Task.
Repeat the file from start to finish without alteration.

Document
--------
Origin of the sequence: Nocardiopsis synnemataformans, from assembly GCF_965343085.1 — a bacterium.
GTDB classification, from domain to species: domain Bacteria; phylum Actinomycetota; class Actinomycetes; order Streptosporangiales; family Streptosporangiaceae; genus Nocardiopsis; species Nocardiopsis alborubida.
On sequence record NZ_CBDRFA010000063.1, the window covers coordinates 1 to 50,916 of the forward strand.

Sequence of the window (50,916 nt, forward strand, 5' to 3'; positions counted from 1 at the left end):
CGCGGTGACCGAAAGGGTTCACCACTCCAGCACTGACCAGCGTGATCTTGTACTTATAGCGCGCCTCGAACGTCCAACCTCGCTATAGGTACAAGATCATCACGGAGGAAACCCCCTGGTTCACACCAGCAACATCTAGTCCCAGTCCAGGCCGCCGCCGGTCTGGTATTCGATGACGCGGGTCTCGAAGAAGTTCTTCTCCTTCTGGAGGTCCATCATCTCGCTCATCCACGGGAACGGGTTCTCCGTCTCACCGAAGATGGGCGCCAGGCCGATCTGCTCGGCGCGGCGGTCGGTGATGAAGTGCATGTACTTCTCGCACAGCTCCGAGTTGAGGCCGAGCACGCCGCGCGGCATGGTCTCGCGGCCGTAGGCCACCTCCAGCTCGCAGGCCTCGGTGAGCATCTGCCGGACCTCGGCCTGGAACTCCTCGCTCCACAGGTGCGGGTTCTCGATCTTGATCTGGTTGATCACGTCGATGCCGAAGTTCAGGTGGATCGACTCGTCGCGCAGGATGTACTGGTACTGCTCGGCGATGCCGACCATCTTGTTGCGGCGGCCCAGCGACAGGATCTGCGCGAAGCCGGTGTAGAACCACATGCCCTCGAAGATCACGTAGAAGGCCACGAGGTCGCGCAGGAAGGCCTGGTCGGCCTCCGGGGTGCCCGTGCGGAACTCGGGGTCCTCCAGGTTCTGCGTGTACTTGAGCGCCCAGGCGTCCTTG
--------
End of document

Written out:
Origin of the sequence: Nocardiopsis synnemataformans, from assembly GCF_965343085.1 — a bacterium.
GTDB classification, from domain to species: domain Bacteria; phylum Actinomycetota; class Actinomycetes; order Streptosporangiales; family Streptosporangiaceae; genus Nocardiopsis; species Nocardiopsis alborubida.
On sequence record NZ_CBDRFA010000063.1, the window covers coordinates 1 to 50,916 of the forward strand.

Sequence of the window (50,916 nt, forward strand, 5' to 3'; positions counted from 1 at the left end):
CGCGGTGACCGAAAGGGTTCACCACTCCAGCACTGACCAGCGTGATCTTGTACTTATAGCGCGCCTCGAACGTCCAACCTCGCTATAGGTACAAGATCATCACGGAGGAAACCCCCTGGTTCACACCAGCAACATCTAGTCCCAGTCCAGGCCGCCGCCGGTCTGGTATTCGATGACGCGGGTCTCGAAGAAGTTCTTCTCCTTCTGGAGGTCCATCATCTCGCTCATCCACGGGAACGGGTTCTCCGTCTCACCGAAGATGGGCGCCAGGCCGATCTGCTCGGCGCGGCGGTCGGTGATGAAGTGCATGTACTTCTCGCACAGCTCCGAGTTGAGGCCGAGCACGCCGCGCGGCATGGTCTCGCGGCCGTAGGCCACCTCCAGCTCGCAGGCCTCGGTGAGCATCTGCCGGACCTCGGCCTGGAACTCCTCGCTCCACAGGTGCGGGTTCTCGATCTTGATCTGGTTGATCACGTCGATGCCGAAGTTCAGGTGGATCGACTCGTCGCGCAGGATGTACTGGTACTGCTCGGCGATGCCGACCATCTTGTTGCGGCGGCCCAGCGACAGGATCTGCGCGAAGCCGGTGTAGAACCACATGCCCTCGAAGATCACGTAGAAGGCCACGAGGTCGCGCAGGAAGGCCTGGTCGGCCTCCGGGGTGCCCGTGCGGAACTCGGGGTCCTCCAGGTTCTGCGTGTACTTGAGCGCCCAGGCGTCCTTG